Send to

Choose Destination
Mol Immunol. 2010 Jan;47(4):658-65. doi: 10.1016/j.molimm.2009.10.003. Epub 2009 Nov 11.

Cathepsin G: roles in antigen presentation and beyond.

Author information

Division of Endocrinology and Diabetes, Department of Internal Medicine I, Ulm University, Ulm, Germany.


Contributions from multiple cathepsins within endosomal antigen processing compartments are necessary to process antigenic proteins into antigenic peptides. Cysteine and aspartyl cathepsins have been known to digest antigenic proteins. A role for the serine protease, cathepsin G (CatG), in this process has been described only recently, although CatG has long been known to be a granule-associated proteolytic enzyme of neutrophils. In line with a role for this enzyme in antigen presentation, CatG is found in endocytic compartments of a variety of antigen presenting cells. CatG is found in primary human monocytes, B cells, myeloid dendritic cells 1 (mDC1), mDC2, plasmacytoid DC (pDC), and murine microglia, but is not expressed in B cell lines or monocyte-derived DC. Purified CatG can be internalized into endocytic compartments in CatG non-expressing cells, widening the range of cells where this enzyme may play a role in antigen processing. Functional assays have implicated CatG as a critical enzyme in processing of several antigens and autoantigens. In this review, historical and recent data on CatG expression, distribution, function and involvement in disease will be summarized and discussed, with a focus on its role in antigen presentation and immune-related events.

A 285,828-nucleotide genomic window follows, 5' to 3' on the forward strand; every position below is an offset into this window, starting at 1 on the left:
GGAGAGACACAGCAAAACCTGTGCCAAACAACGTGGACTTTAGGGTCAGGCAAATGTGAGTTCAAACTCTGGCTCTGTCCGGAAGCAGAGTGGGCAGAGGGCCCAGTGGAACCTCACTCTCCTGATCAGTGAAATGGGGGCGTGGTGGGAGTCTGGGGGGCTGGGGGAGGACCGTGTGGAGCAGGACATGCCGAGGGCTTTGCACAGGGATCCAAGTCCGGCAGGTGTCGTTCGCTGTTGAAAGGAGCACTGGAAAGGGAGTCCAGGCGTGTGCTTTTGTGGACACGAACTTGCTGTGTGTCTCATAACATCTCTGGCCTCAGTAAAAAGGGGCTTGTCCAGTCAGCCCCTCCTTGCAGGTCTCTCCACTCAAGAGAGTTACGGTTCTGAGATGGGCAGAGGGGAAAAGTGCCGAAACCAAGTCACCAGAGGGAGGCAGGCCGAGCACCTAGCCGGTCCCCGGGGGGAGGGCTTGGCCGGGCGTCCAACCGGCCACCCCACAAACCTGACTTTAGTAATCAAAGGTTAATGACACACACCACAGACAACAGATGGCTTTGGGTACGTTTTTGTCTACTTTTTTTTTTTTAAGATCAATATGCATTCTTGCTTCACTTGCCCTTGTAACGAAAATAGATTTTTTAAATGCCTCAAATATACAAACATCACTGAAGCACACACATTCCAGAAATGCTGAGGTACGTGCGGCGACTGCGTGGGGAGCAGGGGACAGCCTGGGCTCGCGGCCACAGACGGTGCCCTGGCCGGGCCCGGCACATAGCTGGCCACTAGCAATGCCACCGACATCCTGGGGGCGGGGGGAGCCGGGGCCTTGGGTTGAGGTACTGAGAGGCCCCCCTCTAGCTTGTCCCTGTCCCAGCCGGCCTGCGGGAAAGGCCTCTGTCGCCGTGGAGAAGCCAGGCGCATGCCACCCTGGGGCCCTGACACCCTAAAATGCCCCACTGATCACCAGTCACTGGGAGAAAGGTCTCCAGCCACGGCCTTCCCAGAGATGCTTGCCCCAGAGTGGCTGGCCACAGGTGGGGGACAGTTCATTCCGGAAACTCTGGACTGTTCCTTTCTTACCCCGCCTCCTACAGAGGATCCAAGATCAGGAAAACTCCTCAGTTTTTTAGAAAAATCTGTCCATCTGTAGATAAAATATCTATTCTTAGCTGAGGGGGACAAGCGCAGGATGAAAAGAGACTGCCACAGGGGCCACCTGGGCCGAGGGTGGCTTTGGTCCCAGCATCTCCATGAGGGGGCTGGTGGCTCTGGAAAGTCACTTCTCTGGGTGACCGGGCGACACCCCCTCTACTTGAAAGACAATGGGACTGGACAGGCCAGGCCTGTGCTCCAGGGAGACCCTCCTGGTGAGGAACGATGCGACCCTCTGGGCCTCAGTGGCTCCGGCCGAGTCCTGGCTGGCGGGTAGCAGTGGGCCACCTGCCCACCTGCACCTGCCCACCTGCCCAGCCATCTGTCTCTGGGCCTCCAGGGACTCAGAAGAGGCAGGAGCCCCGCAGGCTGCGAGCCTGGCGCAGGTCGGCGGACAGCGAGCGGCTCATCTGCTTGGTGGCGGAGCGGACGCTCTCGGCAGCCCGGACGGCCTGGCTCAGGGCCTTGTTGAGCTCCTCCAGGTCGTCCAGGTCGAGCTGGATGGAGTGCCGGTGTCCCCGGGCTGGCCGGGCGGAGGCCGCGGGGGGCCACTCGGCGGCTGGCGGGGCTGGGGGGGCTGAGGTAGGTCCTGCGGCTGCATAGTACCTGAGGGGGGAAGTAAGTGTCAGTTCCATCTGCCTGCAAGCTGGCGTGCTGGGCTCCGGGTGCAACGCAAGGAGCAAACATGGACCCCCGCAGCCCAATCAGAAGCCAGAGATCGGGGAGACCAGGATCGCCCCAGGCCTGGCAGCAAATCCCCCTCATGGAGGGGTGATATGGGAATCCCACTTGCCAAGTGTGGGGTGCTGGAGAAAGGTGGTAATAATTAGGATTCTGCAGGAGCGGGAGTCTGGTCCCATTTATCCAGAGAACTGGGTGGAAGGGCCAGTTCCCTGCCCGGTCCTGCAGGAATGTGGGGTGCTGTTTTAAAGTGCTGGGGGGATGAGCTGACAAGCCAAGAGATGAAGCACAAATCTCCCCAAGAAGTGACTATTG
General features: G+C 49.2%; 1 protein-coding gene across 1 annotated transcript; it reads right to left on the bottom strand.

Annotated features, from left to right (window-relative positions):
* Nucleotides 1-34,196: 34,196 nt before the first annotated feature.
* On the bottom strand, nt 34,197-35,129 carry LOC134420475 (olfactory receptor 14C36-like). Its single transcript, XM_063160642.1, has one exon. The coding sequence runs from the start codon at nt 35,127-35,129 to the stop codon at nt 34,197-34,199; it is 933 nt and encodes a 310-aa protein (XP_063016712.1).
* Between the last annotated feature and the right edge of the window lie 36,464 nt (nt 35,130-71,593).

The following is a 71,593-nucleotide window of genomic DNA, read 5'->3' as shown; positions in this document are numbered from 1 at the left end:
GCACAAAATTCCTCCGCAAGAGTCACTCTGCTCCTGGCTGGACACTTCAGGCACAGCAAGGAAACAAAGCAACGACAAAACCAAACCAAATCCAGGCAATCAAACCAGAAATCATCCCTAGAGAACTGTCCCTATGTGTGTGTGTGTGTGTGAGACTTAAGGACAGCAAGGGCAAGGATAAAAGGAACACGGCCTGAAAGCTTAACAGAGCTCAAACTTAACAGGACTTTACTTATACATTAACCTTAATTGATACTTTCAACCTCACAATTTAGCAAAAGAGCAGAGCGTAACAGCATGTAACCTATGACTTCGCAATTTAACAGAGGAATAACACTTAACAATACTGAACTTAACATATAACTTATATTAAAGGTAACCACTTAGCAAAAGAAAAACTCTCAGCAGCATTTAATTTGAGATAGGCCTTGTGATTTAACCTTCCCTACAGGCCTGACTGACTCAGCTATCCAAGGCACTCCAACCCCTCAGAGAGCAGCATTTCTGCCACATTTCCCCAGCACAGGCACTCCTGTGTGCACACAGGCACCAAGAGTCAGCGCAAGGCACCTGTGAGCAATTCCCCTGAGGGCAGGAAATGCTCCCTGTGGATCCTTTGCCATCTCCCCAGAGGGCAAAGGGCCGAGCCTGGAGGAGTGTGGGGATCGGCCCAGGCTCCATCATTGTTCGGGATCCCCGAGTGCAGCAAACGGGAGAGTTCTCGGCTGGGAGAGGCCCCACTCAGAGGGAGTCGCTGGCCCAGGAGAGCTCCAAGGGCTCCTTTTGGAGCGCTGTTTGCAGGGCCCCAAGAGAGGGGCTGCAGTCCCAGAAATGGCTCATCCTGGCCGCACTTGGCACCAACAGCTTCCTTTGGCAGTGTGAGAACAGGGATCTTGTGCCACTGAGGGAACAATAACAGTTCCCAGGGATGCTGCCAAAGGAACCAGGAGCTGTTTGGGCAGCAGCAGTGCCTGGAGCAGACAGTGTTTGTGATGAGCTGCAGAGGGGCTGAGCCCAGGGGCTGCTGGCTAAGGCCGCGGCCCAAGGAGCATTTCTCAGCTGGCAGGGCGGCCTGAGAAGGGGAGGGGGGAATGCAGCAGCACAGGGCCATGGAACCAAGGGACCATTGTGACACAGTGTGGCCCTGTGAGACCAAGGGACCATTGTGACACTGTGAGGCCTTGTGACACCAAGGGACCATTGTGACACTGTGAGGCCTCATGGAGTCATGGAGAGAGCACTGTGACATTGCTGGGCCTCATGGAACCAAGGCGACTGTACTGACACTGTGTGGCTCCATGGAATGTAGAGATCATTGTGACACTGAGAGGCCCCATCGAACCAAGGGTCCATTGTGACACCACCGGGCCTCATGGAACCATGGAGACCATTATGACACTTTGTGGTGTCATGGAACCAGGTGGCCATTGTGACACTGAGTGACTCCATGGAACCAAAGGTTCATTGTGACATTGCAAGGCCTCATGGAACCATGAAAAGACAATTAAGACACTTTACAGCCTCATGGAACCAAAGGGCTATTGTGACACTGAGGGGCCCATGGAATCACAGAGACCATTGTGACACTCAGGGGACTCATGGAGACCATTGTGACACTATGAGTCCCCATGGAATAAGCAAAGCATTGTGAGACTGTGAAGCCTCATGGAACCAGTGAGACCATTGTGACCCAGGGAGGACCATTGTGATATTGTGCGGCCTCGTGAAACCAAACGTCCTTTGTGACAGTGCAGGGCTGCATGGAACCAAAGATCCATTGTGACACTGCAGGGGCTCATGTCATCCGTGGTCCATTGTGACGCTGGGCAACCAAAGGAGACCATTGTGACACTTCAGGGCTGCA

[Indexed for MEDLINE]
Free PMC Article

Supplemental Content

Full text links

Icon for Elsevier Science Icon for PubMed Central
Loading ...
Support Center